4. Advocate for a Shift Day that begins only when the Primary Intuitive Names are fully functional. 

          How much “prosperity” might be raised from using our Renaissance experience to up the value of the Primary names? More than enough to finance the .nyc TLD’s planning and start-up, and to advance local control of this public interest resource. But its real potency lies in its ability to empower us all, providing for the all important Happy and Healthy referred to at top. But I’ve gone on too long here and will address these soon in a recommendation on ways we might use the initial and continuing .nyc TLD revenue streams. 

          Learn more about the Primary Intuitive Names and our Domain Name Allocation Plan which deals with all .nyc names. (Commons photo courtesy of Stock Photo.)

          Learn more about our overall effort from our Wiki Pages

          1. By “we” I refer to the residents and organizations of New York City.^

          cowboys.JPGCartagena de Indias, Colombia, December 8, 2010 - In April 2001 a local governance unit in New York City passed an Internet Empowerment Resolution requesting the issuance of the .nyc TLD to enable the city to keep pace with the times. Noting the massive innovation enabled by the Internet, New York essentially said “Why not us?”

          9 years later no one questions the right of cities to have TLDs but applications for city TLDs are caught in a logjam caused by the ICANN’s one-application-fits-all approach to issuing new TLDs. While laudable, the process continues to plod along, grappling with one barrier after another.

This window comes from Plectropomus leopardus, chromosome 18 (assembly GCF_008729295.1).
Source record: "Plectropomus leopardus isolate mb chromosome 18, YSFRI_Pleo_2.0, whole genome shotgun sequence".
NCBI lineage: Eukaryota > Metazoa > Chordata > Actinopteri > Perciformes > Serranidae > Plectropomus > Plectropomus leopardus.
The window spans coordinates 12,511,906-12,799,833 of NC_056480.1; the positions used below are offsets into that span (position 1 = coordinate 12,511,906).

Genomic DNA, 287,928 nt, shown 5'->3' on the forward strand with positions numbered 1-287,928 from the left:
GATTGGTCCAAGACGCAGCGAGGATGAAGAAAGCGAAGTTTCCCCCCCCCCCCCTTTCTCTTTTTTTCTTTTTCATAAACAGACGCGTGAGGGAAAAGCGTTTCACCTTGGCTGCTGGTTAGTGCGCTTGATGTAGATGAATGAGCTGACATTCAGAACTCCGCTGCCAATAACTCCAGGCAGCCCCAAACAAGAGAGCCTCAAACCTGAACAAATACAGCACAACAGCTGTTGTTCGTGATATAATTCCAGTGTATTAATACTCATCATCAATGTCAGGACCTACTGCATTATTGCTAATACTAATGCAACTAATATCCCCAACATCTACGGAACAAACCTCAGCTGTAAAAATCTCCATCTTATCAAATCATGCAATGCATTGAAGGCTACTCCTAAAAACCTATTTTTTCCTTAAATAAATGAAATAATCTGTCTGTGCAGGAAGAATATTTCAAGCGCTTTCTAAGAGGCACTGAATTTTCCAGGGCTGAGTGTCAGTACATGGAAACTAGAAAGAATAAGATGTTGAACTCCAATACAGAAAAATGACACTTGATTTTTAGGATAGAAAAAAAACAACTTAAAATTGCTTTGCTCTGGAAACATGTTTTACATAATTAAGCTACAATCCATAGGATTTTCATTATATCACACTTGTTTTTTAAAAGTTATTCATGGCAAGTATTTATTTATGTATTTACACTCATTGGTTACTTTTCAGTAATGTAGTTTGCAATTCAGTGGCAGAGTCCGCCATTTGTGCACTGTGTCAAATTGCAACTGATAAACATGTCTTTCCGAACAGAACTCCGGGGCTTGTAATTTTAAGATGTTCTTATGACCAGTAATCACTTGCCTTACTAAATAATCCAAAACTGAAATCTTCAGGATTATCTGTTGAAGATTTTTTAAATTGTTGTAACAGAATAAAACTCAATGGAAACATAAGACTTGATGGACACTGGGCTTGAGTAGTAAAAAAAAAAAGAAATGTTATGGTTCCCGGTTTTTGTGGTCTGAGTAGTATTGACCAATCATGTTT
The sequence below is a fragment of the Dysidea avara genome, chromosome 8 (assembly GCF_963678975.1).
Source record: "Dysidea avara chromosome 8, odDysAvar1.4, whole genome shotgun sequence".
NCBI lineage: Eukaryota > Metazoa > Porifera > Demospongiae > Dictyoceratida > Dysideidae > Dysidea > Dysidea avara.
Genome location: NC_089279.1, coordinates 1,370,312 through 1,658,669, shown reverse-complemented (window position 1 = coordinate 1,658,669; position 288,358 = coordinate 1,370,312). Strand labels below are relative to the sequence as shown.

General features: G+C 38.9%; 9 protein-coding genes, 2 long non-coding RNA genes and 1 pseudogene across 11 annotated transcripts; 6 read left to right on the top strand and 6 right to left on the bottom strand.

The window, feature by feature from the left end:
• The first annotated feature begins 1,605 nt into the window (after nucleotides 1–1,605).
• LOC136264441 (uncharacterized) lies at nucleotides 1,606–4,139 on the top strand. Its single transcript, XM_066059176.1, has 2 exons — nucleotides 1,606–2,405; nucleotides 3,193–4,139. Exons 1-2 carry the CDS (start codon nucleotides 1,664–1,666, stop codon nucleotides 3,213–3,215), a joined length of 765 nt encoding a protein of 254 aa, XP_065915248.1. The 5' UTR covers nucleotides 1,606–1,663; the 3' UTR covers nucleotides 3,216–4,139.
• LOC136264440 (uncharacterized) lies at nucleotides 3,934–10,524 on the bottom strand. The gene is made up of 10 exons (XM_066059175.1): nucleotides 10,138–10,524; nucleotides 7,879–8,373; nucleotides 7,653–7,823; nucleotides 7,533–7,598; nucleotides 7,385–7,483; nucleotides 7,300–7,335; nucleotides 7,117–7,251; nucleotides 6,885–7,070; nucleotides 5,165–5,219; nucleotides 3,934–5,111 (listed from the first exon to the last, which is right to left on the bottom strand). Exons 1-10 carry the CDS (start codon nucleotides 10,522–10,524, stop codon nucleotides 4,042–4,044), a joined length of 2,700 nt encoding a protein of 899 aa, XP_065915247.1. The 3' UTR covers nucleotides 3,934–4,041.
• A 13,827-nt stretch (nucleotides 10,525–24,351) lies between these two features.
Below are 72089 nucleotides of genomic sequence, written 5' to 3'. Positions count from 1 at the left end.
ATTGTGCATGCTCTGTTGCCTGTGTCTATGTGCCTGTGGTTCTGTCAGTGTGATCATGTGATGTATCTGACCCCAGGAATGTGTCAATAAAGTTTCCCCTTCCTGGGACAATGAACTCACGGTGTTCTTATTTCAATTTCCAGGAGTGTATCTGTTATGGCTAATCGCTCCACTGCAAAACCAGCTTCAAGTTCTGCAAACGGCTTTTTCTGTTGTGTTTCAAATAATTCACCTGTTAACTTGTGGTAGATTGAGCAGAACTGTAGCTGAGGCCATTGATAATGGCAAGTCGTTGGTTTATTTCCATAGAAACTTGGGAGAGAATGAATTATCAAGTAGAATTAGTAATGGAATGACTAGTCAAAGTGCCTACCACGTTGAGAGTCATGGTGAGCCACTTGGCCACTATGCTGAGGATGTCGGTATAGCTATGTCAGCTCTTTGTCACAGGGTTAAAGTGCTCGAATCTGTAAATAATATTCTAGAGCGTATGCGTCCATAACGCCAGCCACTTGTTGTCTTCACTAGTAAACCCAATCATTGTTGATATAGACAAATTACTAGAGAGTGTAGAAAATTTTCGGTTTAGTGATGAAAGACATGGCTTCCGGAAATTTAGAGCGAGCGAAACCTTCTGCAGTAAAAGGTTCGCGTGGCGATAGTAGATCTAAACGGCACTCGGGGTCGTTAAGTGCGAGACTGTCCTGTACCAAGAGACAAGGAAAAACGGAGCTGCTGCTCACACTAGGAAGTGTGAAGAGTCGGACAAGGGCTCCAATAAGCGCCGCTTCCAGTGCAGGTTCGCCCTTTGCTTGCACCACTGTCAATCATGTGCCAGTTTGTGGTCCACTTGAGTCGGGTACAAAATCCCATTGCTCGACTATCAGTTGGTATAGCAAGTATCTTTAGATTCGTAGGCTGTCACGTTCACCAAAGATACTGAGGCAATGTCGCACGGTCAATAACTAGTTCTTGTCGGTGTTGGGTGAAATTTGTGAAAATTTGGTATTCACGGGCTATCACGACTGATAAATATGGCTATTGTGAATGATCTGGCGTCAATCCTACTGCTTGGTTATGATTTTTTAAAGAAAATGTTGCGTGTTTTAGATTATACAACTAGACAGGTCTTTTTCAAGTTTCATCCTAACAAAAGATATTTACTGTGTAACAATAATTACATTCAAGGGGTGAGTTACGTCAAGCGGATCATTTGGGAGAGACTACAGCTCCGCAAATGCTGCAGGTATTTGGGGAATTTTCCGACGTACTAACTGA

Cities offer the optimum test of the application process:

          • For those concerned about intellectual property, city TLDs reduce the likelihood of trademark confusion. The .cat experience attests to this. Additionally, cities are responsible players with ready recourse through nation-state structures.
          • The thoughtful development of city TLDs using a standardized Internet of Things nomenclature, will provide an infrastructure for innovation in fields from global rescue operations to locating the nearest movie theater.
          • City TLDs will provide a test for those concerned about the human and technical readiness of the ICANN and the route. 
          • There are 476 cities with million + populations. If the ICANN’s global outreach project initially focuses on reaching these entities, offering financial and technical assistance to several of the less-able, a manageable batch of applications will work their way through the process. 
          • For those concerned about the encroachment of government into the realm of business, qualification for city-TLD processing should be tied to agreement to the standards presented in Public Interest City-TLD Definition.

          Once this city batch has worked its way through the human and technical processes, and as the issues of concern on another TLD category are worked out, that next group will proceed using Application Process B.  (Photo courtesy Library of Congress.)

          Learn more about our overall effort from our Wiki Pages

          Filed December 8th, 2010 under Inspiration, City-TLDs, NTIA, ICANN